‘Don’t go fracking my heart’ – Environmental activists serenade Barclays and HSBC in Letchworth to protest against investments

The protesters outside Letchworth HSBC on Saturday.

The protesters outside Letchworth HSBC on Saturday. - Credit: Archant

Anti-fracking activists serenaded banks in Letchworth on Saturday in a Valentine’s-themed attempt to have them dump fossil fuel investments for renewable energy.

The protesters outside Letchworth Barclays on Saturday.

The protesters outside Letchworth Barclays on Saturday. - Credit: Archant

The 15 protesters picketed at the town’s Barclays and HSBC branches, brandishing banners, heart-shaped balloons and and a giant Valentine’s card as they accused the banks of ‘cheating on the planet’ and ‘fracking our hearts’ through their investments.

Fracking, a process by which shale gas is extracted by injecting water, sand and chemicals at high pressure, is supported and funded by Barclays – but critics say it harms the environment and can contaminate ground water.

And organiser Rosemary Bland, 41, called the relationship between Barclays and energy company Third Energy – which last year received the first UK licence for fracking since 2011 – an ‘unholy matrimony’.

She said: “We love our countryside, climate, air and water but Barclays is fracking our hearts.

The Letchworth anti-fracking protesters on Saturday.

The Letchworth anti-fracking protesters on Saturday. - Credit: Archant

“There is no such thing as safe fracking – from the risks to water supply and chemical exposure to the ever-increasing dangers of climate chaos, it is a backwards-looking approach.

“What we need is investors to get together with clean, safe, renewable energy for a better future together, in an everlasting partnership.

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“Despite industry claims, fracking is not safe and it is not needed.”

The giant Valentine’s card told Barclays: “Dump dirty old frackers and hook up with undying renewable energy – then we’ll stay. Love, your customers.”

The protesters outside Letchworth Barclays on Saturday.

The protesters outside Letchworth Barclays on Saturday. - Credit: Archant

Smaller messages written on hearts attached to the card included ‘Water is life’ and ‘Don’t go fracking my heart’.

HSBC was also targeted over its investments in fracking and pipelines, with activists vowing to return ‘for as long as it takes for both HSBC and Barclays to invest in better stuff’.

Rosemary said that anyone who agrees with their stand could comment on the banks’ social media pages, email them or let the branches know, and consider closing any accounts held with them.

The protest comes after the Irish parliament last week voted for the republic to fully divest public funds from fossil fuels, a world first.

The protesters' Valentine's card, urging Barclays to 'hook up with undying renewable energy'.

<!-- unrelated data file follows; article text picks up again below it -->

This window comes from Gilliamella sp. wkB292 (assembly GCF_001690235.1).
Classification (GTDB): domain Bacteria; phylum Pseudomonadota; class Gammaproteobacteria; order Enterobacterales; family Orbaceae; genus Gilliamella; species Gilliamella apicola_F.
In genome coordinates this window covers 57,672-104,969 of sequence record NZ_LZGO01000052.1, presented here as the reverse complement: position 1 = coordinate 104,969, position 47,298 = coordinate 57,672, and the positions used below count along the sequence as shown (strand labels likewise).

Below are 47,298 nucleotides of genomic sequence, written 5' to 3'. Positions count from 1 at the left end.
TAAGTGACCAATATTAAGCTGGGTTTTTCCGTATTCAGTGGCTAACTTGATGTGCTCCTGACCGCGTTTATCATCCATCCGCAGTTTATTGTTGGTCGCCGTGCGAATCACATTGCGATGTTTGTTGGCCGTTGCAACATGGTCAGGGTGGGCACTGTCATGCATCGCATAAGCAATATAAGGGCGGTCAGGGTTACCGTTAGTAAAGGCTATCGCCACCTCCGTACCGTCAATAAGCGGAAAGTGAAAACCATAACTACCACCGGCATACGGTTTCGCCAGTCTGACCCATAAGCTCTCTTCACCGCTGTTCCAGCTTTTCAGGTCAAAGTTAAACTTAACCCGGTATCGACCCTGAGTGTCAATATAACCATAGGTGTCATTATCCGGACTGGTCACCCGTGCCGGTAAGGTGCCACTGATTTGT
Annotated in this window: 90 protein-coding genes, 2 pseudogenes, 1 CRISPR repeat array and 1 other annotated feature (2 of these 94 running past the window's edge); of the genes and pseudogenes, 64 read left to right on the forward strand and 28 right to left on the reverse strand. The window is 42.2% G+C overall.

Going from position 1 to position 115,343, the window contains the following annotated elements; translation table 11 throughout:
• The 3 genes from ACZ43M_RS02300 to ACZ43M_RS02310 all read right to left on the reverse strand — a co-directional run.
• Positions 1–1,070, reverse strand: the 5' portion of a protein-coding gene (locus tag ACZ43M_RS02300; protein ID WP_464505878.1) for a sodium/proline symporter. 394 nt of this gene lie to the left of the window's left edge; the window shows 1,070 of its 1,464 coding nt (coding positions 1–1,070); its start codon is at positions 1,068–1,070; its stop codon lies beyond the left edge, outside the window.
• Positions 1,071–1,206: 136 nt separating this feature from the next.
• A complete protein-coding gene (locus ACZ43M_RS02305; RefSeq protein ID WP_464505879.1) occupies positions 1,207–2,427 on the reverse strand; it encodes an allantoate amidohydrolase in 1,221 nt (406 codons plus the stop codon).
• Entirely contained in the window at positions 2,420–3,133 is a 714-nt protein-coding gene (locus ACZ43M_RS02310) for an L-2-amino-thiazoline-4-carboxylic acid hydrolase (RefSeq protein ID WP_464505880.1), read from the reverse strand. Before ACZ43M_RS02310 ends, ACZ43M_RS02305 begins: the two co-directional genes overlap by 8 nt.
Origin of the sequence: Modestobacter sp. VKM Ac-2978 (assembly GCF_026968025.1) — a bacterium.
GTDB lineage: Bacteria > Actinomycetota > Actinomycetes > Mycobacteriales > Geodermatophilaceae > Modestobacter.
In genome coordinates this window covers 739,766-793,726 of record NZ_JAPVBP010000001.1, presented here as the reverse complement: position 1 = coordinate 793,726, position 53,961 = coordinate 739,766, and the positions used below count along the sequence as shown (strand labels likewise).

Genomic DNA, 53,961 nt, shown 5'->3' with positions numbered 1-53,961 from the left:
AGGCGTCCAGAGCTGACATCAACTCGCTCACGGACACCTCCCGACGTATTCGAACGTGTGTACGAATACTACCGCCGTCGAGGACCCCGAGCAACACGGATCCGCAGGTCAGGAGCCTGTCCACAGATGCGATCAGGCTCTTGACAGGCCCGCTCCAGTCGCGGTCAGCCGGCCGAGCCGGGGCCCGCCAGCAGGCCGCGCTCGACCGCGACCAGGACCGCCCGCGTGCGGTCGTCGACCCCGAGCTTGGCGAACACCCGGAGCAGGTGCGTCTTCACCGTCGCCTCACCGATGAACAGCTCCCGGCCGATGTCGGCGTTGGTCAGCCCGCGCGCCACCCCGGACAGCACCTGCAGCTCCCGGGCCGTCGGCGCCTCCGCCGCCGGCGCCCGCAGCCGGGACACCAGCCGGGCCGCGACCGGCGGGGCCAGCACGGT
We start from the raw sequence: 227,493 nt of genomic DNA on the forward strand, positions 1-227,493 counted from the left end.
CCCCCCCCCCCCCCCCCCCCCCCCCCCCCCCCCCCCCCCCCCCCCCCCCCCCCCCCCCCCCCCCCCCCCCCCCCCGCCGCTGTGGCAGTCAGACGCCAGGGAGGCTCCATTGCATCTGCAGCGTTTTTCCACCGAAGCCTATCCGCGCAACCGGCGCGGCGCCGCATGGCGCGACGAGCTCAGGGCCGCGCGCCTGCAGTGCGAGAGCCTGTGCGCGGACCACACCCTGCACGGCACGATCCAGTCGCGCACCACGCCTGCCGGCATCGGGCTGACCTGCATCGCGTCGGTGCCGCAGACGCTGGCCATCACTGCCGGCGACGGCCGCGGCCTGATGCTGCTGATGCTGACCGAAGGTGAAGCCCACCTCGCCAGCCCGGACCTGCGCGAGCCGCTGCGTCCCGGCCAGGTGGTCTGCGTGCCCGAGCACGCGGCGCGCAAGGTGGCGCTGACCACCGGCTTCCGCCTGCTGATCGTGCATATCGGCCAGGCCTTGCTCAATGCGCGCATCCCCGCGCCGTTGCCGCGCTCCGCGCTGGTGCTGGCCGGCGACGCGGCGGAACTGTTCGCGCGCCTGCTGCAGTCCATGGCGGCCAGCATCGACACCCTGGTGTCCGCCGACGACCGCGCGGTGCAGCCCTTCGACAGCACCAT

The protesters' Valentine's card, urging Barclays to 'hook up with undying renewable energy'. - Credit: Archant

A private equity arm of Barclays called Global Natural Resource Investments owns 97 per cent of Third Energy.

North Yorkshire County Council’s planning committee approved Third’s application to frack for gas at Kirby Misperton, near Ryedale, in May last year – with the High Court ruling against a legal challenge by campaigners in December.

Responding to Saturday’s protest, a Barclays spokeswoman said: “Following the sale of Barclays Natural Resources Investments to its former management, the day-to-day interaction with Third Energy is now undertaken by Global Natural Resources Investments. Third Energy is a British business with a history of investment and good corporate citizenship in North Yorkshire, and this is set to continue into the future.

“Citizenship at Barclays is about considering the impact of our decisions on society. This is a key element of our ‘shared growth ambition’, which focuses on driving commercial benefit for our shareholders and creating the conditions for success in the societies in which we operate.

“By working with GNRI management, we have ensured that Third Energy, as they go through the planning process, has plans that are compatible with Barclays’ purpose and values, and that the company is addressing the key concerns that have been raised.

“Any extraction activity is, of course, subject to the full planning process, including environmental assessment and public consultation. We take the concerns of local communities and other groups seriously and will continue to monitor activities to ensure that potential environmental and community impacts are minimised.”

An HSBC spokeswoman said: “HSBC’s policies prohibit the financing of operations that are illegal, damage high-conservation-value forest or landscaping, or violate the rights of workers and local people.

“HSBC does not knowingly provide financial services which directly support palm oil companies which do not comply with our policy. We are not aware of any current instances where customers are alleged to be operating outside our policy and where we have not taken, or are not taking, appropriate action.”